GSSCC sincerely thanks the sponsors and members who supported the 2012 Awards & Installation Dinner this past Wednesday, one of the Chambers most important fundraising events of the year. The money raised through these events is critical to the Chamber’s ability to adequately serve our members.
I just finished up two days of mixing with engineer Ken Schubert. We were two guys sitting at a console staring at a screen of ProTools information with two very good speakers on either side – and not talking much for 8 hours a day. That is some guys’ idea of a great day. I guess it is mine. It reminds me of a story about the famous pilot, Chuck Yeager, flying in tandem with another pilot across the entire country, speaking only a dozen words during the whole trip and feeling like they had a hell of time at the end of the day. I’m not sure if this is a particularly male trait or not. But I have only had these experiences with guys. We sit and listen…. and listen again. then one guy says:” Do you think the guitar is a little wet? ” or “Let’s lose the piano until the bridge.” The other guy answers with ” Hmmm… we could try it?” This would be followed by another half hour of sitting, listening and staring. In two days we mixed three songs and ended up thinking we were flying right along on this project.
At the same time I had to listen to the masters of the new Chaise Lounge Christmas album, “A Very Chaise Lounge Christmas”. Mastering is a completely different level, a much deeper level of listening that I am not capable of. Greg Lukens and Bill Wolf are the two “master”minds ( pun intended) involved here. They also sit in a dark room surrounded by audio gear and mumble about “shelves” and say things like ” Is that getting a little tubby ?” In the end they took an album of 10 songs that were mixed over the course of nine months, and had a variety of instrumentations, and made them sound like they all truly belonged on the same record.
This is not my favorite part of my job, but it is one that is odd and peculiar to this craft of recording music. In some ways I owe my career to the various engineers who have looked at me and said in all sincerity ” for the love of God, can we pull some of the big room back… please?”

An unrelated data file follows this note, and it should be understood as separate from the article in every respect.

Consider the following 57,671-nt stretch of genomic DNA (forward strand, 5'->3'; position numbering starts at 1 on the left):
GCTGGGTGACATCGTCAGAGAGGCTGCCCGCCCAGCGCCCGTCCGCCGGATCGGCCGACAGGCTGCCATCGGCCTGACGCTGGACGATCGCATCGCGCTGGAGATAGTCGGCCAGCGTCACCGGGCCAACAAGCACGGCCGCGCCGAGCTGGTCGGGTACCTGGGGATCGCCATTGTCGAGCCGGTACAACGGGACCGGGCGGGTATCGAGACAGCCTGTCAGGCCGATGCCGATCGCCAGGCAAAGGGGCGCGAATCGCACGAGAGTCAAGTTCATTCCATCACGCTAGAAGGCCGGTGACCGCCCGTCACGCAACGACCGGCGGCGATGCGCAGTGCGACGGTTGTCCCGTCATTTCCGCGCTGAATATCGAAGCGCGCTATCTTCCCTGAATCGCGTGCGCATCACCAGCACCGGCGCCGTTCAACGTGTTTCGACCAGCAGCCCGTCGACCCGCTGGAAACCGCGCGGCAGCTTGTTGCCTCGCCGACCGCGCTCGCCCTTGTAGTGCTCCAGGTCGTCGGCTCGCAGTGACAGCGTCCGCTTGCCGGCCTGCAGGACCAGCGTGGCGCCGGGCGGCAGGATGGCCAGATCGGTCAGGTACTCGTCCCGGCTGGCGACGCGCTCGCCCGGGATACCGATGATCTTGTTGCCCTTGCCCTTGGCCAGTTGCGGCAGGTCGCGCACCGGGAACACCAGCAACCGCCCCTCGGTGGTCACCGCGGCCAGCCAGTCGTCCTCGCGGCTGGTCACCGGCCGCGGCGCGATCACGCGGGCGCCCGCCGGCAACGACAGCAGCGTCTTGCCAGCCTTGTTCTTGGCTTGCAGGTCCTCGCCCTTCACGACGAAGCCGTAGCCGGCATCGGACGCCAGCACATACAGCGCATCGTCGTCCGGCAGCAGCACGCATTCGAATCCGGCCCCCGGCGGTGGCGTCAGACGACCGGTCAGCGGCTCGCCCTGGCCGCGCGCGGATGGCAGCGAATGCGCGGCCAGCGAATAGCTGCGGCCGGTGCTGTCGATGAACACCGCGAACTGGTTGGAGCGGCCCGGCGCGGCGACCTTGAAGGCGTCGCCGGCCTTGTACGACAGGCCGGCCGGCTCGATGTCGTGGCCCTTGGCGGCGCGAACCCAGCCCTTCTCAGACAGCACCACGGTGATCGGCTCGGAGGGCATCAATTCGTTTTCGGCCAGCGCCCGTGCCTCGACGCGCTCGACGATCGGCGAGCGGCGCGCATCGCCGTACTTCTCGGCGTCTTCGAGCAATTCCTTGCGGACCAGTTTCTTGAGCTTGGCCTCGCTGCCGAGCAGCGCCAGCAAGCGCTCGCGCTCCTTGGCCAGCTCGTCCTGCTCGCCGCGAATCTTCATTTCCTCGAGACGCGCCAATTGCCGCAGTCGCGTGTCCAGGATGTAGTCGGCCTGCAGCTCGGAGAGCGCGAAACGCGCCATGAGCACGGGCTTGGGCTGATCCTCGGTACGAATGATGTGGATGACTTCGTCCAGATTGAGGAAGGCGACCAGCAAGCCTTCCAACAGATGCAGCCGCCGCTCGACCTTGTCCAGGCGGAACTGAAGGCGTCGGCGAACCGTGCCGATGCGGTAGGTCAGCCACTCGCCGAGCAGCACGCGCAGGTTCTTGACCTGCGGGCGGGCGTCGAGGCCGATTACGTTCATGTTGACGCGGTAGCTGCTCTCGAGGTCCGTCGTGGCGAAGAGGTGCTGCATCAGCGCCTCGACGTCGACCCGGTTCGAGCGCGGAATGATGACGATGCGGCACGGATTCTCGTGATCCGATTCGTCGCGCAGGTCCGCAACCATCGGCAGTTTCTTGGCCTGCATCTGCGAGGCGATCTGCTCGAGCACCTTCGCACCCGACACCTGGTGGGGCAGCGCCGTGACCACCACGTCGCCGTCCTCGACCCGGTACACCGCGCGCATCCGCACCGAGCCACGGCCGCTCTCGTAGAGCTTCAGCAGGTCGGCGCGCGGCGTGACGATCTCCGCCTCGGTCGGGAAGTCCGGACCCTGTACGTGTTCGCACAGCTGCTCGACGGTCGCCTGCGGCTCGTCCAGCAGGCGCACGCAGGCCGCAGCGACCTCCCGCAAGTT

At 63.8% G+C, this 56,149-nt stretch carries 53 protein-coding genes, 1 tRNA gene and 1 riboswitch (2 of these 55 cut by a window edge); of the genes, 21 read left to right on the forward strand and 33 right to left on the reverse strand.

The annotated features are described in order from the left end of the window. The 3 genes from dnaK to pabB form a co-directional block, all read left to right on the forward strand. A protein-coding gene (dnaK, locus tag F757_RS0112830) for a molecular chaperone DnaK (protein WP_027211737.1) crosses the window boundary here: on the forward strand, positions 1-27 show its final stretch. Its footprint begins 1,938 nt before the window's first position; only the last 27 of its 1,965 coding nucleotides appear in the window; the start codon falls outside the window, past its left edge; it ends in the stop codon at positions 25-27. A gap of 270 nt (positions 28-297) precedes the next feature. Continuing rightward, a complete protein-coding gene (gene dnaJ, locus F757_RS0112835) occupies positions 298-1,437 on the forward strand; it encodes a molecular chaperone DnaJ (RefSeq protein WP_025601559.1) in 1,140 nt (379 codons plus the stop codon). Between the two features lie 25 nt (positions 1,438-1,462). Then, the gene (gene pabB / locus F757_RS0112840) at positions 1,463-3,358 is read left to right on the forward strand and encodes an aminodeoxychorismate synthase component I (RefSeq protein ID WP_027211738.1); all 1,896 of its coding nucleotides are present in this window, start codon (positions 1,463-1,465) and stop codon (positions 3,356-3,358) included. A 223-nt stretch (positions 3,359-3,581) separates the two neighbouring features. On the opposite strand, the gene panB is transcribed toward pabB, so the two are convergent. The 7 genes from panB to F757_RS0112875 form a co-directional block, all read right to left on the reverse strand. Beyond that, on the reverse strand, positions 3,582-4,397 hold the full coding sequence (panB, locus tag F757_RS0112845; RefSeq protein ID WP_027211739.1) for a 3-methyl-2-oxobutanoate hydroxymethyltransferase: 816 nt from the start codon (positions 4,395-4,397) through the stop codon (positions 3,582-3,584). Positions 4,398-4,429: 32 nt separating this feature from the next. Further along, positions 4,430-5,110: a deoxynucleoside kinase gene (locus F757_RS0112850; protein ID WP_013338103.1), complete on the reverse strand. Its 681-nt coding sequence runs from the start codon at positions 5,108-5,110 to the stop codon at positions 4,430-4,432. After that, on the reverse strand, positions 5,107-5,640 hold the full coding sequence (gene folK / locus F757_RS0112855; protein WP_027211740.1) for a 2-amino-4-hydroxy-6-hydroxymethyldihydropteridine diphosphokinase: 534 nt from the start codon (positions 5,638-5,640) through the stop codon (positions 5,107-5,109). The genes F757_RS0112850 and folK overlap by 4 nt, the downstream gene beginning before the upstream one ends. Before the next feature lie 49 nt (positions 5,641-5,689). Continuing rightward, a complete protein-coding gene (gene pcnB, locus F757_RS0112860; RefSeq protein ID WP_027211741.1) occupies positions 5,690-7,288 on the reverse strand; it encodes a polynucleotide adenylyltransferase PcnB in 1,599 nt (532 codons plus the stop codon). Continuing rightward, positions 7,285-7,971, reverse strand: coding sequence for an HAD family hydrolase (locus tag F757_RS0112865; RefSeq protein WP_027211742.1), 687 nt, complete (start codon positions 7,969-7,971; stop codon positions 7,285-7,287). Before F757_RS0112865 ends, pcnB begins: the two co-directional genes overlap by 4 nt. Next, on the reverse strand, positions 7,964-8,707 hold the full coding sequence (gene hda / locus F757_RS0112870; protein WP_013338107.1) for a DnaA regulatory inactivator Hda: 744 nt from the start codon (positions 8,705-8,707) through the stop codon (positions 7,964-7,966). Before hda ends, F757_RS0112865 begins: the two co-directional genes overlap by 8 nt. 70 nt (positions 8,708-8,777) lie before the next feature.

My relationship with Hollywood is somewhat fraught. I lived there off and on for nine years. I had little bits of success. Enough to keep me coming back, but not enough to make me pull up stakes in my beloved Washington DC and fully commit to LA. I had a great place there that I shared with a director. It was up in the Hollywood Hills and we had a view of the entire Los Angeles Basin that was nothing short of fabulous. But if I was there for more than two weeks at a time that view used to haunt me. How could I look out at 7 million people and not have more than three people that I cared to talk to? I am making it sound more depressing than it was. Although I will share my favorite description of Hollywood with you. Standing above the scene inside Loews Santa Monica Hotel -looking down at the sprawling LA film festival crowd, my old friend Ray remarked: ” Behold, an ocean of C minus students” .
I finally gave it up about 10 years ago. What a wonderful, light freedom it was to give up on Hollywood. I can still remember walking over the “lion bridge ” here in Washington and wondering why I felt so good. And figuring out that I finally did not have to think about Los Angeles any more.
Hollywood is now like a bad, old girlfriend to me. You know, the one – when you see her at a party… you say to yourself ” Man, she looks good! – why did I ever leave her?” And as soon as you talk to her it all comes back to you. I’m heading to LA in an hour. Ready to face my old, bad girlfriend of a city. And I am sure that when I get there…. She will look so fine.